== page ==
You may have seen a bizarre photo on the internet showing a child’s bike perched high up in the trunk of a tree. The bike protrudes from the tree’s mighty trunk, as though it’s being devoured.
But how exactly did the bike wind up in the tree, to begin with? The supposed story behind the strange photo is that a young man who lived on Vashon Island in Washington State left the bike chained to the tree in the forest before going off to serve in World War I. The story goes on to reveal that the young man never returned, and his heartbroken parents left the bike as a remembrance of their son. As the tree grew, it enveloped the bike, forever enshrining their son’s memory.
While it’s a heart-wrenching story, it’s just not true.
The tattered red bike actually belonged to Don Puz, a retired King County, Washington deputy sheriff. Puz grew up on the island and explained that community members donated various items to help his family get back on their feet after a devastating house fire killed Puz’s father and destroyed most of the family’s belongings.
Puz was less than thrilled about riding the bike, which was built long after World War I but was still far from desirable. he described it as having hard tires and skinny tricycle-like handlebars. “I was too big a kid to ride it,” he explained to the Vashon-Maury Island Beachcomber in a 2009 interview. Puz recalled that in 1954 he’d been out playing with friends, but since he’d been the only one riding a bike in the woods, he decided to ditch it so he could run off with the other kids. And there the bike remained, just a few hundred yards away from where he lived.
The former law enforcement officer isn’t quite ready to confess intentionally abandoning the bike but admits he wasn’t exactly sad to see it go missing. “Probably as much as I detested the little thing, I just gave it a toss and forgot about it, and then denied knowing where it was,” he told the Beachcomber.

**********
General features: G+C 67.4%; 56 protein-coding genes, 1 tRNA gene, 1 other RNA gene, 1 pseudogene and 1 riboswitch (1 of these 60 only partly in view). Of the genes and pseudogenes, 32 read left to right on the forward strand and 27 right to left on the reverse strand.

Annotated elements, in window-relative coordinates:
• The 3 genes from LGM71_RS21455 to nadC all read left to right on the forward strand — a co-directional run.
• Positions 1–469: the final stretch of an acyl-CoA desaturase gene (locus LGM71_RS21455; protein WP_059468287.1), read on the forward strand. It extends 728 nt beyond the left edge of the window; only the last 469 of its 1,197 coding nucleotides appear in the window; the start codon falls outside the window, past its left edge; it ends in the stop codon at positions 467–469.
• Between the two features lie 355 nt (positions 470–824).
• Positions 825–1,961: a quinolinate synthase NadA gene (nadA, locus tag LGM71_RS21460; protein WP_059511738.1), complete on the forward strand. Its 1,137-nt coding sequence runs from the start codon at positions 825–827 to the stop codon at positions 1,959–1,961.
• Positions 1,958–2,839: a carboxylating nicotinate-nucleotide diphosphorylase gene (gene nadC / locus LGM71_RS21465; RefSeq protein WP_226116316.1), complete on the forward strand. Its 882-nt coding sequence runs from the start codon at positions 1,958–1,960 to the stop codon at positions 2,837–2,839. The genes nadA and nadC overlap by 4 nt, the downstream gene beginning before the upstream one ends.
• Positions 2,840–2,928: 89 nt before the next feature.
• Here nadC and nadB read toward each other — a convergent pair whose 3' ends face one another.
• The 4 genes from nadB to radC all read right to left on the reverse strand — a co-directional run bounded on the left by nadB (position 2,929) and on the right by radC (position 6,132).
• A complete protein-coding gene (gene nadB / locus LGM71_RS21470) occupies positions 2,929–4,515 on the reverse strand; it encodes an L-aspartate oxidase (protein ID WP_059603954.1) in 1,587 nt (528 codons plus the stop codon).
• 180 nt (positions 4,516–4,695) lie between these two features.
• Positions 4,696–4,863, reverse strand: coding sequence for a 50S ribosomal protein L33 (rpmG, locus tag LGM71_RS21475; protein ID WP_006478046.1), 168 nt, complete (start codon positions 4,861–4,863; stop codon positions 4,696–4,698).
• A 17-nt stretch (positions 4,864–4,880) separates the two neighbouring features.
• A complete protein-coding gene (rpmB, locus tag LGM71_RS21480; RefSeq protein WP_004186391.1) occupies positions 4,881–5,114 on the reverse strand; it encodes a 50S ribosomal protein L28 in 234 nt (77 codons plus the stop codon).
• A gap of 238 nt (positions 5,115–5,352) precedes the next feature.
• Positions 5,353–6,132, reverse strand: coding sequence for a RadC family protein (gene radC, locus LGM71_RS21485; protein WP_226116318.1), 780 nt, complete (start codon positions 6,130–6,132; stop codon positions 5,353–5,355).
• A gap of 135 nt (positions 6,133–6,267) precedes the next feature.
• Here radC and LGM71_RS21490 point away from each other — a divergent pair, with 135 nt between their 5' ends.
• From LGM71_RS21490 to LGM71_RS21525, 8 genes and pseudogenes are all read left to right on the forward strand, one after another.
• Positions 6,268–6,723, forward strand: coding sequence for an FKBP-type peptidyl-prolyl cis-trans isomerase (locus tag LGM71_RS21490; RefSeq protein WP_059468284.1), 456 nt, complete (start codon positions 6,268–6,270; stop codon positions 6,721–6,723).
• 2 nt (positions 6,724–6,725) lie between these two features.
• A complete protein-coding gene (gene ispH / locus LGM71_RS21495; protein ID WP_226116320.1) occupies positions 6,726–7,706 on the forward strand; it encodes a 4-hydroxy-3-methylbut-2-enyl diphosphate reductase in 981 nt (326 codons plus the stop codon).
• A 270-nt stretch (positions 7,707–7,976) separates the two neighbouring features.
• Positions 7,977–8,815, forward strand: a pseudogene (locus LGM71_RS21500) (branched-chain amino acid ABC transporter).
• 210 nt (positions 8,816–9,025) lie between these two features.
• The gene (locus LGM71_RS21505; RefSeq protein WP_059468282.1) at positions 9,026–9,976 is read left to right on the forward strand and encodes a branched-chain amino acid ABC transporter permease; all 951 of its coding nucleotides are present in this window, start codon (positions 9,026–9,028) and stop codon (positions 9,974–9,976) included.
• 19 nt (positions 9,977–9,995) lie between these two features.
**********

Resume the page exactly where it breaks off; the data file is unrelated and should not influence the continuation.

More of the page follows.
And while the bike held little interest for Puz during his childhood, the rusty bike caught his attention as an adult when he went to visit his sister who lives on the island. she took him to see the bike in 1995 after wild stories about it began popping up in the media. As he looked up, Puz’s memories of the decrepit toy from his childhood immediately came flooding back. He immediately recognized the bike he’d once despised.
The bike is now ensnared in the tree’s trunk and elevated about 12 feet above the ground. University of Washington Biology professor Elizabeth Van Volkenburgh suspects someone happened upon the old bike, then placed it in a fork in the tree’s trunk years earlier. The tree’s trunk grew around the bike and as it became taller, it took the bike up higher and higher.
While Puz still doesn’t miss that old bike, it’s beloved by locals and even become a bit of a tourist attraction. It’s not unusual for community members to replace parts of the bike when they break or go missing, but it’s getting harder and harder to find equipment from the era when the bike was constructed.
The story of the boy who left to fight during WWI isn’t the only tall tale out there. Puz has heard other wild stories about the bike. The bike in the tree has also gained fame thanks to Bloom County cartoonist and writer Berke Breathed, who based his Christmas-themed children’s book, Red Ranger Came Calling, around a bike that’s perched in a tree.